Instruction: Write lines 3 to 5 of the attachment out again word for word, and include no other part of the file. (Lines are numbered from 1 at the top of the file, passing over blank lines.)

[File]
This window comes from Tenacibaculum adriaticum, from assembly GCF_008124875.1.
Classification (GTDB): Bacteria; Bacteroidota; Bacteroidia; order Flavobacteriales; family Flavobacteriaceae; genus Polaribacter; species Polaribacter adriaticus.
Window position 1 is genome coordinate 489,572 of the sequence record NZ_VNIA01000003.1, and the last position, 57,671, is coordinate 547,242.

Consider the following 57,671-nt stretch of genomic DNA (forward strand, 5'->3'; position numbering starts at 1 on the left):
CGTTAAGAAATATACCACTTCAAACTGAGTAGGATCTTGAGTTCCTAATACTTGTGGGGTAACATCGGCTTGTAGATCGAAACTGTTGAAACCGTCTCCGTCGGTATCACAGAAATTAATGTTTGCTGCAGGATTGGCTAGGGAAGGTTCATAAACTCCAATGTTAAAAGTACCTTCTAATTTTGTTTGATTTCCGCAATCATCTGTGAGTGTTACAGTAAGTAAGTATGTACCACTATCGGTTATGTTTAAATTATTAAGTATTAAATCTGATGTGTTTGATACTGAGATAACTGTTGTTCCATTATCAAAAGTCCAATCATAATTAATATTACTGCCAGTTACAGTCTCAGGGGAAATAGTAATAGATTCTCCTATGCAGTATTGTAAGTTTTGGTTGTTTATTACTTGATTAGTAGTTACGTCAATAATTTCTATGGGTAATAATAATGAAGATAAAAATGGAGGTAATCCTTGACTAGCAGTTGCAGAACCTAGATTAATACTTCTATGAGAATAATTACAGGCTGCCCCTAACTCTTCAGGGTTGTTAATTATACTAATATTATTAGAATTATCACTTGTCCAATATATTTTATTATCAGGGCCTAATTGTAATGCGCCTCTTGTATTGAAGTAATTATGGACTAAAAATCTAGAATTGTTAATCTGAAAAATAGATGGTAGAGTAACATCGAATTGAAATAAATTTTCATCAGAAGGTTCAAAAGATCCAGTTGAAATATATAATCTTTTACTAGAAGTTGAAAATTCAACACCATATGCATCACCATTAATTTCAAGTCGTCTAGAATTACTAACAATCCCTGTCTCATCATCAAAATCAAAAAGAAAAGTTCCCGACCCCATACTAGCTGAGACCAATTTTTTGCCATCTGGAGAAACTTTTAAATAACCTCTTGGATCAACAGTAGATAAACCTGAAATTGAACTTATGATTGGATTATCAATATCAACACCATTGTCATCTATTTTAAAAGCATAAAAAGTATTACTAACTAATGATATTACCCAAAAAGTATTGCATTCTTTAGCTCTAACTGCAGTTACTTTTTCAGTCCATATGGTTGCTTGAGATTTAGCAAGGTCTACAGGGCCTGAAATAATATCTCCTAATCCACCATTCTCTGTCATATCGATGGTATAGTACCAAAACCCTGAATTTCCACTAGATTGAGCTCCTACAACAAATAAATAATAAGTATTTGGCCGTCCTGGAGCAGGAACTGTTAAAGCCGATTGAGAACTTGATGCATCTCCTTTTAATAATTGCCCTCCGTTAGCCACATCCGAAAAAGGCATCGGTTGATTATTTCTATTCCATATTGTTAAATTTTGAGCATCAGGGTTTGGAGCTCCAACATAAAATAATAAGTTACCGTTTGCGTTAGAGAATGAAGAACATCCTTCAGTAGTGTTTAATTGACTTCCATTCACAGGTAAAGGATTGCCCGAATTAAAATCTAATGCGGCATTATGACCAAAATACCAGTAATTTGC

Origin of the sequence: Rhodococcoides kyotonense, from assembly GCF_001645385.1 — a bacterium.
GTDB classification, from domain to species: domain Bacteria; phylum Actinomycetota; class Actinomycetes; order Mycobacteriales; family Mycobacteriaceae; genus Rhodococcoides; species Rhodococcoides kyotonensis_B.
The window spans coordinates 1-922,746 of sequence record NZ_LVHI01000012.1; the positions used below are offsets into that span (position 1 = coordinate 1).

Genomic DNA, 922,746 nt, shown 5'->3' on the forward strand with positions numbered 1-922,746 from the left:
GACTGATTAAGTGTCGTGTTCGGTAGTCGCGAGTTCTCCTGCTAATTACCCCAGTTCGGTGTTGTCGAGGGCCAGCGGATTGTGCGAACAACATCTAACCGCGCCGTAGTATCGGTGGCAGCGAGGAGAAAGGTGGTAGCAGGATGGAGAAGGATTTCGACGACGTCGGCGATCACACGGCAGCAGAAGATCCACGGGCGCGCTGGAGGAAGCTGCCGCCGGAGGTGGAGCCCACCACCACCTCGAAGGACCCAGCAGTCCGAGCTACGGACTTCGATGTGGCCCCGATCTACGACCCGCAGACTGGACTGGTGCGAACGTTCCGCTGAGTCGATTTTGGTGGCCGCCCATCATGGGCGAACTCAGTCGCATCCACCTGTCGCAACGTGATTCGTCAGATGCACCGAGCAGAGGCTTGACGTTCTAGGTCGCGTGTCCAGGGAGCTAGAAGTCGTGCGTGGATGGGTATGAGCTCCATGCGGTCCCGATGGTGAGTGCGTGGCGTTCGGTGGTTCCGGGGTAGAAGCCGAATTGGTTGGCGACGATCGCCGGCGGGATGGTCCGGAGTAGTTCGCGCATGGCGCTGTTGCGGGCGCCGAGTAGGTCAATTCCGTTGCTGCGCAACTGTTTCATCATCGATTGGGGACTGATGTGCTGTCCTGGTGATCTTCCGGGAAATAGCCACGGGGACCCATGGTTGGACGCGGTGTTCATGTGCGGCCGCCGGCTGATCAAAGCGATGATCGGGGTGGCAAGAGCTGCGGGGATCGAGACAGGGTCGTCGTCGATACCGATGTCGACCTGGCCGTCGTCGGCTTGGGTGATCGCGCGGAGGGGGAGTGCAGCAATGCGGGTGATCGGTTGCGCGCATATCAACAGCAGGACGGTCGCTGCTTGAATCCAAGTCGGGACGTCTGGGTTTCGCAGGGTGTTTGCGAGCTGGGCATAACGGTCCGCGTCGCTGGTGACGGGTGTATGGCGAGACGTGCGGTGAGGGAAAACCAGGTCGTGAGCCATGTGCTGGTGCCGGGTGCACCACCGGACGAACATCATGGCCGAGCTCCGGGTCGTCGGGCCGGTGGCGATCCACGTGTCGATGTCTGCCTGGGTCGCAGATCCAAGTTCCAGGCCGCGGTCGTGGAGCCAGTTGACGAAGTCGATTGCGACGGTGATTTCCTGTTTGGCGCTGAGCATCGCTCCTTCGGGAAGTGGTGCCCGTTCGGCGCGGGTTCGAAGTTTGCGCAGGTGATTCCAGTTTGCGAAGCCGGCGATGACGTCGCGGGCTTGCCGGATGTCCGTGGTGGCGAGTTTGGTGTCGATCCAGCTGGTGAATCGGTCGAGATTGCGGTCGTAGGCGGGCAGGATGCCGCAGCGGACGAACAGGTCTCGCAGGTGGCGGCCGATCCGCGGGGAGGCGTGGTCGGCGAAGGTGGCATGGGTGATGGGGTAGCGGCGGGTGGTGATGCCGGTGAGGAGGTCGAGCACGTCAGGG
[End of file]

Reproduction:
Window position 1 is genome coordinate 489,572 of the sequence record NZ_VNIA01000003.1, and the last position, 57,671, is coordinate 547,242.

Consider the following 57,671-nt stretch of genomic DNA (forward strand, 5'->3'; position numbering starts at 1 on the left):
CGTTAAGAAATATACCACTTCAAACTGAGTAGGATCTTGAGTTCCTAATACTTGTGGGGTAACATCGGCTTGTAGATCGAAACTGTTGAAACCGTCTCCGTCGGTATCACAGAAATTAATGTTTGCTGCAGGATTGGCTAGGGAAGGTTCATAAACTCCAATGTTAAAAGTACCTTCTAATTTTGTTTGATTTCCGCAATCATCTGTGAGTGTTACAGTAAGTAAGTATGTACCACTATCGGTTATGTTTAAATTATTAAGTATTAAATCTGATGTGTTTGATACTGAGATAACTGTTGTTCCATTATCAAAAGTCCAATCATAATTAATATTACTGCCAGTTACAGTCTCAGGGGAAATAGTAATAGATTCTCCTATGCAGTATTGTAAGTTTTGGTTGTTTATTACTTGATTAGTAGTTACGTCAATAATTTCTATGGGTAATAATAATGAAGATAAAAATGGAGGTAATCCTTGACTAGCAGTTGCAGAACCTAGATTAATACTTCTATGAGAATAATTACAGGCTGCCCCTAACTCTTCAGGGTTGTTAATTATACTAATATTATTAGAATTATCACTTGTCCAATATATTTTATTATCAGGGCCTAATTGTAATGCGCCTCTTGTATTGAAGTAATTATGGACTAAAAATCTAGAATTGTTAATCTGAAAAATAGATGGTAGAGTAACATCGAATTGAAATAAATTTTCATCAGAAGGTTCAAAAGATCCAGTTGAAATATATAATCTTTTACTAGAAGTTGAAAATTCAACACCATATGCATCACCATTAATTTCAAGTCGTCTAGAATTACTAACAATCCCTGTCTCATCATCAAAATCAAAAAGAAAAGTTCCCGACCCCATACTAGCTGAGACCAATTTTTTGCCATCTGGAGAAACTTTTAAATAACCTCTTGGATCAACAGTAGATAAACCTGAAATTGAACTTATGATTGGATTATCAATATCAACACCATTGTCATCTATTTTAAAAGCATAAAAAGTATTACTAACTAATGATATTACCCAAAAAGTATTGCATTCTTTAGCTCTAACTGCAGTTACTTTTTCAGTCCATATGGTTGCTTGAGATTTAGCAAGGTCTACAGGGCCTGAAATAATATCTCCTAATCCACCATTCTCTGTCATATCGATGGTATAGTACCAAAACCCTGAATTTCCACTAGATTGAGCTCCTACAACAAATAAATAATAAGTATTTGGCCGTCCTGGAGCAGGAACTGTTAAAGCCGATTGAGAACTTGATGCATCTCCTTTTAATAATTGCCCTCCGTTAGCCACATCCGAAAAAGGCATCGGTTGATTATTTCTATTCCATATTGTTAAATTTTGAGCATCAGGGTTTGGAGCTCCAACATAAAATAATAAGTTACCGTTTGCGTTAGAGAATGAAGAACATCCTTCAGTAGTGTTTAATTGACTTCCATTCACAGGTAAAGGATTGCCCGAATTAAAATCTAATGCGGCATTATGACCAAAATACCAGTAATTTGC